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Saturday, 7th December 2019

The Jungle at the Curran

Ana Pines
Keep N Touch

Ana Pines

Founder/Writer/Photographer/Entrepreneur. Often the only queer person of color at media events. You can't miss me! Want a different perspective, feel free to reach out and I'll be there.
Ana Pines
Keep N Touch

The Curran has brought “The Jungle” to the Bay Area after having sold out shows in New York and London. The play is based on a self made refugee camp that was located on the outskirts of the French city, Calais, from January 2015 to October 2016. Calais’s proximity to the UK, the desired final destination, is why many refugees continue to arrive there today.

The Jungle 2The show was written by British playwrights Joe Murphy and Joe Robertson whom lived at “The Jungle” for seven months, by choice. They created Good Chance theater in the middle of the camp. At the time of their arrival, there were already thousands of people from 25 different countries who had built restaurants, churches, and small living spaces on top of an old landfill. These great feats existing in terrible conditions made them want to get people to tell their stories. 

The show is set in an Afghan restaurant located in “The Jungle”. It took over three weeks for the Curran to transform itself into the final intimate space. Seats have been pulled out and the floor has been leveled with dirt. There are wood beams set up, small tables and benches. Due to the limited space to create the atmosphere, the audience is limited to 600 per show. Those with tickets near the stage area, will find themselves in the middle of the action, as actors go up and down aisles during intense meetings, protests, celebrations, and the final destruction of the location.

The Jungle 3The powerful performances bring to light the humanity behind the faces of many of the refugees, often just seen as pictures in the media, statistics, or charitable cases. It touches on the background of a few personal stories but, mostly revolves around the story behind the arrival and building of “The Jungle”. As everyone is desperately trying to hold on to hope, tensions arise. The countries each person represents also have political conflicts that fuel some incidents, but circumstances force them to acknowledge that they now have more in common. They need to get along to survive, and they do. It’s that unity, drive, hope and creativity that attracts the authorities, ultimately leading them to destroy the camp. Their public reasoning, it was getting too established and would attract more refugees. A falsehood similar to the situation here in the United States at the Mexican border. People do and will continue to arrive despite harsh conditions as they’re often not as bad as the situation the refugees are fleeing from. Also, They. Have. No. Where. Else. To. Go.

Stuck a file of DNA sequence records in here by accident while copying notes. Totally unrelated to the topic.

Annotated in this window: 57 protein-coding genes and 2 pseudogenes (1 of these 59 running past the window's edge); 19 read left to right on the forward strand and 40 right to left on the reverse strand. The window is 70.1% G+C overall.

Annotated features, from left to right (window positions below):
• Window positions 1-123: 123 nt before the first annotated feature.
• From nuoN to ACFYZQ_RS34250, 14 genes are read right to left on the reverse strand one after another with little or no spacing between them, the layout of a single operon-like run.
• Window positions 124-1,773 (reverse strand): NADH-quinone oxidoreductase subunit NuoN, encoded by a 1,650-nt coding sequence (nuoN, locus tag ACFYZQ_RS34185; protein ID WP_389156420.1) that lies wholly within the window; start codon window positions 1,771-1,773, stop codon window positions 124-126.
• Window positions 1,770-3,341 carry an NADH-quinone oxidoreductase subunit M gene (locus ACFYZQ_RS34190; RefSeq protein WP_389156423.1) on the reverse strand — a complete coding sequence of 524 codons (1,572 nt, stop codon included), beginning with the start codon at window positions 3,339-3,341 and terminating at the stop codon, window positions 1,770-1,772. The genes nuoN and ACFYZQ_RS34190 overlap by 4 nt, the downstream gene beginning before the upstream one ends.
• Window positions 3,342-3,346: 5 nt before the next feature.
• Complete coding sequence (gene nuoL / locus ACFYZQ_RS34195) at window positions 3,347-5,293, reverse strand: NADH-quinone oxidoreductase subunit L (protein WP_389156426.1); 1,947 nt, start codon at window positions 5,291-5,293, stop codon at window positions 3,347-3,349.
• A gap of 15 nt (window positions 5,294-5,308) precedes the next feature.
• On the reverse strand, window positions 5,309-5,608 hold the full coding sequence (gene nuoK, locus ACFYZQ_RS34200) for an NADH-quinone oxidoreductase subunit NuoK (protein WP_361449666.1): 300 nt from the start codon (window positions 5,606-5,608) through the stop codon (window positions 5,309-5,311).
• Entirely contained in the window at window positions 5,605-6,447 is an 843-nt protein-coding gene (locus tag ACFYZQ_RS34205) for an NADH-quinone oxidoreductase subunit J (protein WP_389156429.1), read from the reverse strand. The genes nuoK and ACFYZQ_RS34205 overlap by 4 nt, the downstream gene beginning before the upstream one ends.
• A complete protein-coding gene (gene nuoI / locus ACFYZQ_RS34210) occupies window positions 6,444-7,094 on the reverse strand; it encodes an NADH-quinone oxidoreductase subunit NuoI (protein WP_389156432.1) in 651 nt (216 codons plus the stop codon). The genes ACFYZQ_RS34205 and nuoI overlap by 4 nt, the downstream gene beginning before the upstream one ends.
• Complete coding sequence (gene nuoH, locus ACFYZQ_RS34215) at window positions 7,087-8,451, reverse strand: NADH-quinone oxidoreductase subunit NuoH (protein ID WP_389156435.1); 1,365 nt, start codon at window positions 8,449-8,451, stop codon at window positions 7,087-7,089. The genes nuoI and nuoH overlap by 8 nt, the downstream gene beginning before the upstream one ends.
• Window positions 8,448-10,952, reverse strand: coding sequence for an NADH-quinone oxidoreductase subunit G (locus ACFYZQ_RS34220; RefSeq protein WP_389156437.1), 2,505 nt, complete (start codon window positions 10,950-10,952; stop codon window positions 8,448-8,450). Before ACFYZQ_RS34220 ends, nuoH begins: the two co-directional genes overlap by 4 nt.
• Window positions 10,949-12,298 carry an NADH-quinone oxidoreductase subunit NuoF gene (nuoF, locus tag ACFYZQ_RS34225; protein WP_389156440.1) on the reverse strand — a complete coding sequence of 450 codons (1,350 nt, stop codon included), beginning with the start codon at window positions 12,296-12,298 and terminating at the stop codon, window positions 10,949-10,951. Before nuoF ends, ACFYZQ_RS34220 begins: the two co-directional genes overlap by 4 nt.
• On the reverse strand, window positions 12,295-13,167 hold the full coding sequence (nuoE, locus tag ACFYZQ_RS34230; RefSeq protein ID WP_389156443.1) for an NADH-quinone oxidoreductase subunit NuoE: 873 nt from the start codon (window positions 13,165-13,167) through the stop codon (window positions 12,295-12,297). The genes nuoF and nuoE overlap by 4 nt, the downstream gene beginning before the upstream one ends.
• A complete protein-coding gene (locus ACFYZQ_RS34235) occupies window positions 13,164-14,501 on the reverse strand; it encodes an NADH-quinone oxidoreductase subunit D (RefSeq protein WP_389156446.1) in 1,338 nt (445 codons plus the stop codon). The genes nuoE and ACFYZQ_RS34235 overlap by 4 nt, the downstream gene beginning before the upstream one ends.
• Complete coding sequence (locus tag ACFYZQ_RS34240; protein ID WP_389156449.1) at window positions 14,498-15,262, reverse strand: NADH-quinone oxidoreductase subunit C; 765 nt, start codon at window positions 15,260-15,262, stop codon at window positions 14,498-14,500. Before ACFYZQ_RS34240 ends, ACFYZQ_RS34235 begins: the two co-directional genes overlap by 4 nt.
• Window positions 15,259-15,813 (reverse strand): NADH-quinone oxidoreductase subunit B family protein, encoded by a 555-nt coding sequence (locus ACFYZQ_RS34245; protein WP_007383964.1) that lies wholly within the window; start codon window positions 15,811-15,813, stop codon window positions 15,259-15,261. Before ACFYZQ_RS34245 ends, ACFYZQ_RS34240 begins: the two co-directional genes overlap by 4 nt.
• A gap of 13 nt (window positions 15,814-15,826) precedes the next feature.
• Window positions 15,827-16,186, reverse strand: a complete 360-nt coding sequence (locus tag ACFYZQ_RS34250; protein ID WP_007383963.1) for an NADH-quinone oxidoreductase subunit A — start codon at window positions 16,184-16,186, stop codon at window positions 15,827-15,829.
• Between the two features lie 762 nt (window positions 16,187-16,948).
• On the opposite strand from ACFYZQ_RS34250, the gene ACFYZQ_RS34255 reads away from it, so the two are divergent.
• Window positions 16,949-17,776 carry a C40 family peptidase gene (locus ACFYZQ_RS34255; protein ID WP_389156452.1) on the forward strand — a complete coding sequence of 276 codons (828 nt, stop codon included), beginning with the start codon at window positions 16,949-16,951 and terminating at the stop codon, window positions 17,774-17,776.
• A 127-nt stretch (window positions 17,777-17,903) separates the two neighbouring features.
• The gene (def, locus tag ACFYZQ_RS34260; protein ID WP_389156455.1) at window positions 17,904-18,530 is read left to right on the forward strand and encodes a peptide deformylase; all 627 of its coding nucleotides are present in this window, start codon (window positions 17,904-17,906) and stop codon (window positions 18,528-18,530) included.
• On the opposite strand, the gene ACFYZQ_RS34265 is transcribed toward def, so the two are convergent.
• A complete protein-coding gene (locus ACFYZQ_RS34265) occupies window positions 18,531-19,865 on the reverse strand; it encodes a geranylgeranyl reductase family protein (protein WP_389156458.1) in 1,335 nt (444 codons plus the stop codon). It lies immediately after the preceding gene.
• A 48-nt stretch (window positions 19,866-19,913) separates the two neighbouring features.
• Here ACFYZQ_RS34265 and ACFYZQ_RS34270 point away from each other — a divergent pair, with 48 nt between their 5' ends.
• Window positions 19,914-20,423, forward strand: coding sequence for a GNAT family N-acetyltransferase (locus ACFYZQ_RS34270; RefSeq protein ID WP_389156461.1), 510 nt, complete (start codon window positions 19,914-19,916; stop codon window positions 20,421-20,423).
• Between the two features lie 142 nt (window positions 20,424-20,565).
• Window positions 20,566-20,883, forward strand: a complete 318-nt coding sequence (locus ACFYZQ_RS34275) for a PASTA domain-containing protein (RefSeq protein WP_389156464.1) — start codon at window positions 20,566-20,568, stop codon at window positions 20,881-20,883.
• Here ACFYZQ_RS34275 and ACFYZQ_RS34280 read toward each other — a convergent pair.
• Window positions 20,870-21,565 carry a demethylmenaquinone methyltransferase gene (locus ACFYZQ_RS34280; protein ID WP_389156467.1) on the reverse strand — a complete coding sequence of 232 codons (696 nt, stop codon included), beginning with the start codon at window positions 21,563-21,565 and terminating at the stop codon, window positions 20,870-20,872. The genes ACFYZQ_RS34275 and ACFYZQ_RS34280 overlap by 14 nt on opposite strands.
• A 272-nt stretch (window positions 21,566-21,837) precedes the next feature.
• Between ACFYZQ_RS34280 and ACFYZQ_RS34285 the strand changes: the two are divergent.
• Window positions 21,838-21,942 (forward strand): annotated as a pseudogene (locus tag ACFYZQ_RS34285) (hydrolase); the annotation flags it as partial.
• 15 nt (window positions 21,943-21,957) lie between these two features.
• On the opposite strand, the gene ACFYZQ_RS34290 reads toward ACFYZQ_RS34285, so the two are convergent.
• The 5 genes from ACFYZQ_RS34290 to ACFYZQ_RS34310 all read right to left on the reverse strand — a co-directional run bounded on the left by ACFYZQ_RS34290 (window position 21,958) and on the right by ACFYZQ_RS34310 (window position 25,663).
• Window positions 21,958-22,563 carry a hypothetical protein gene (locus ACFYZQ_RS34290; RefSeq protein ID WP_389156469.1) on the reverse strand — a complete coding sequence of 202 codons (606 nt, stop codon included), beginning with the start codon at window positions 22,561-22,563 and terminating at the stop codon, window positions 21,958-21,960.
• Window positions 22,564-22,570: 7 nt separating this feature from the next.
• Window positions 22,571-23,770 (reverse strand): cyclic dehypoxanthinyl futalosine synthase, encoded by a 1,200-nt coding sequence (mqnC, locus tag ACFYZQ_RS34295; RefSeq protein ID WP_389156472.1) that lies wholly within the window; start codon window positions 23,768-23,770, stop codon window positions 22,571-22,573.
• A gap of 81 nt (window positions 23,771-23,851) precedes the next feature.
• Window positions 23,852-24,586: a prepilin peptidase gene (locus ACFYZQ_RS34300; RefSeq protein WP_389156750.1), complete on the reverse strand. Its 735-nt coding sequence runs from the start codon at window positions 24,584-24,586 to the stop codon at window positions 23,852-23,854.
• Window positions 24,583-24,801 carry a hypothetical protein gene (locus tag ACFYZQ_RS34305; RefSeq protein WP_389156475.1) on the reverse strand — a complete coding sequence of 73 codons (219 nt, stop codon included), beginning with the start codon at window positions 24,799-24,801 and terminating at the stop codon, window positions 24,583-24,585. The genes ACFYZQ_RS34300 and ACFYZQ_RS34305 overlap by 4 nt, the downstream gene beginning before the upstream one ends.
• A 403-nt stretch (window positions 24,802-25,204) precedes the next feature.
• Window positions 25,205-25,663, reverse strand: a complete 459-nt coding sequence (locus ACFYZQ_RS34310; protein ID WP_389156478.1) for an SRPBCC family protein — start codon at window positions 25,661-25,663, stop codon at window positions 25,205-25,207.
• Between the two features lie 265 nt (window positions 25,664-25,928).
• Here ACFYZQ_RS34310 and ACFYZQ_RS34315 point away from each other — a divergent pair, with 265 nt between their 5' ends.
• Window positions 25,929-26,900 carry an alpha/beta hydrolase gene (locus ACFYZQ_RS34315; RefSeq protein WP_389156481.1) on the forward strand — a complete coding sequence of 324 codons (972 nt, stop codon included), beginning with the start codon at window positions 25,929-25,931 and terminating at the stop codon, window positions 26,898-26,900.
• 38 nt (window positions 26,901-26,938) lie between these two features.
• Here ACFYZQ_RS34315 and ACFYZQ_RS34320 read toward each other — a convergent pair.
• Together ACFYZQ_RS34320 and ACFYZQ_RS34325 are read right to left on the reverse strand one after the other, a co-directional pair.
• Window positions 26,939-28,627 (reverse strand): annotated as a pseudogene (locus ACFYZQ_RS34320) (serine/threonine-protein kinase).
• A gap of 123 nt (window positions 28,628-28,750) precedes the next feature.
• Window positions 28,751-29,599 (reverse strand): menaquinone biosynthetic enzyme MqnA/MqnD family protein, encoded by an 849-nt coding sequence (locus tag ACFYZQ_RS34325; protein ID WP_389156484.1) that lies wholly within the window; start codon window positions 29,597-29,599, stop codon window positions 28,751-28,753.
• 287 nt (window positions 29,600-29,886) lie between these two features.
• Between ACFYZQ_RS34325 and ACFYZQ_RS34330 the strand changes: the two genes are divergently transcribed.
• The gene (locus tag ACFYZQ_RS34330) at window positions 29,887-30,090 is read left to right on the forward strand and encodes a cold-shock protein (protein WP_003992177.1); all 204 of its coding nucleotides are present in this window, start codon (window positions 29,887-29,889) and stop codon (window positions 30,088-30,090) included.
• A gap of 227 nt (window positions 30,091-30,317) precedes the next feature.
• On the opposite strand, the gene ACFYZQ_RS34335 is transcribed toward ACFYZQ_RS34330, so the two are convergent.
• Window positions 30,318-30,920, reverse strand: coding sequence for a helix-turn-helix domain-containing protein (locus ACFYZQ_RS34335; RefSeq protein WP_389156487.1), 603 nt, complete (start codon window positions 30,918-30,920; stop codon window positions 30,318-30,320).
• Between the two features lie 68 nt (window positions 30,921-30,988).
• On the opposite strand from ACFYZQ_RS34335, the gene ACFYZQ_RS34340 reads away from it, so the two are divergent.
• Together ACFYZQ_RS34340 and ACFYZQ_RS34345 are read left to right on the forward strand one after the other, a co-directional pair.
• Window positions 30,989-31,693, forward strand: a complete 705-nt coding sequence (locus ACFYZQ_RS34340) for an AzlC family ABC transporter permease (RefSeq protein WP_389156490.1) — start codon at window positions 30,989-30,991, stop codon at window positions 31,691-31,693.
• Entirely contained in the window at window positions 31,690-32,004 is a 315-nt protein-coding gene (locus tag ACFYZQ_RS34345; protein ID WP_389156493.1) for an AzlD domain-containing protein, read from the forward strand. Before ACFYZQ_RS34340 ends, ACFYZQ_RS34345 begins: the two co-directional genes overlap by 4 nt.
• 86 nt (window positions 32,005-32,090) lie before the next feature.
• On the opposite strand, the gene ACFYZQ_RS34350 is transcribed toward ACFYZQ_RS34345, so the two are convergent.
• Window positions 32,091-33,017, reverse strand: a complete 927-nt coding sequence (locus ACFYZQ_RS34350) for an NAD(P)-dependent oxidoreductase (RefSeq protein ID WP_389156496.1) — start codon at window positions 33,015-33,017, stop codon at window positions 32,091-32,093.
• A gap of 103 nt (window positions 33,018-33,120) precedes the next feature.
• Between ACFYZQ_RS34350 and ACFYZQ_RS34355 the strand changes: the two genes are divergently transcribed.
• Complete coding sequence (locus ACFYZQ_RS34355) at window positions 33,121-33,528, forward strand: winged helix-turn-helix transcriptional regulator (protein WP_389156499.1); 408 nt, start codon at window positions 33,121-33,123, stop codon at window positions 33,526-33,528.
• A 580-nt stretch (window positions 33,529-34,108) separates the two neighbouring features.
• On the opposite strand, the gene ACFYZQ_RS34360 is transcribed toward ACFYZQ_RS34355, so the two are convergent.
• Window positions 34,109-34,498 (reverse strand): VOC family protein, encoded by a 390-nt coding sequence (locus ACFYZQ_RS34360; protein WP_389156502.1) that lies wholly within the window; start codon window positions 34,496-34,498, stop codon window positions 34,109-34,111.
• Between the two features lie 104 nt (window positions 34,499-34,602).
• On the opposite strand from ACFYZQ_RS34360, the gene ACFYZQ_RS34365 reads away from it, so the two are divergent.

CQ_PGgQcThe play also gave voice to some of the uninvited volunteers that started to arrive after “The Jungle” started getting media attention. There is a discussion about wether they should be allowed. Most welcomed the potential help and exposure, while others hesitated. They stayed one night, two nights, and then they didn’t leave.

In a poignant moment in the play, these two entities confront each other. Okot (John Pfumojena) a 17-year old refugee, gives a speech to 18-year old volunteer, Beth (Rachel Redford). He takes off his shirt exposing a multitude of scars. She is asked why is she there. She speaks through tears and confusion. He tells her some of the reasons he had to flee his home, his family, and how each tragedy takes a toll on a person, on your identity. How parts of you die with each trauma. This is one of the most revealing parts of the play. Giving someone a few clothing items is not going to bring humanity back to a person. What’s legal is not always moral. Sometimes, the only choice, is to survive.

The JungleThe show is very emotional and honest. Those who consider themselves an “Ally” in these situations, should definitely see this play. A volunteer’s “help” can remind someone that there is good in the world. It can provide a temporary comfort. However, good intentions don’t often lead to progress. Understanding what leads people into these circumstances, not thinking you know a person’s situation better than they do, and speaking up before it happens does, as the countries often being fled too, are often part of the cause that created these unfortunate circumstances. 


Playing until May 19th 

Tickets and Location: https://sfcurran.com/shows/the-jungle/

Runtime: 2.5 Hours, 1 15 minute intermission

SPECIAL PERFORMANCES:

Open Caption: Sunday, April 28, 1pm

ASL: Saturday, May 11, 2pm

Audio Described: Saturday, May 18, 2pm

Watch the stage transformation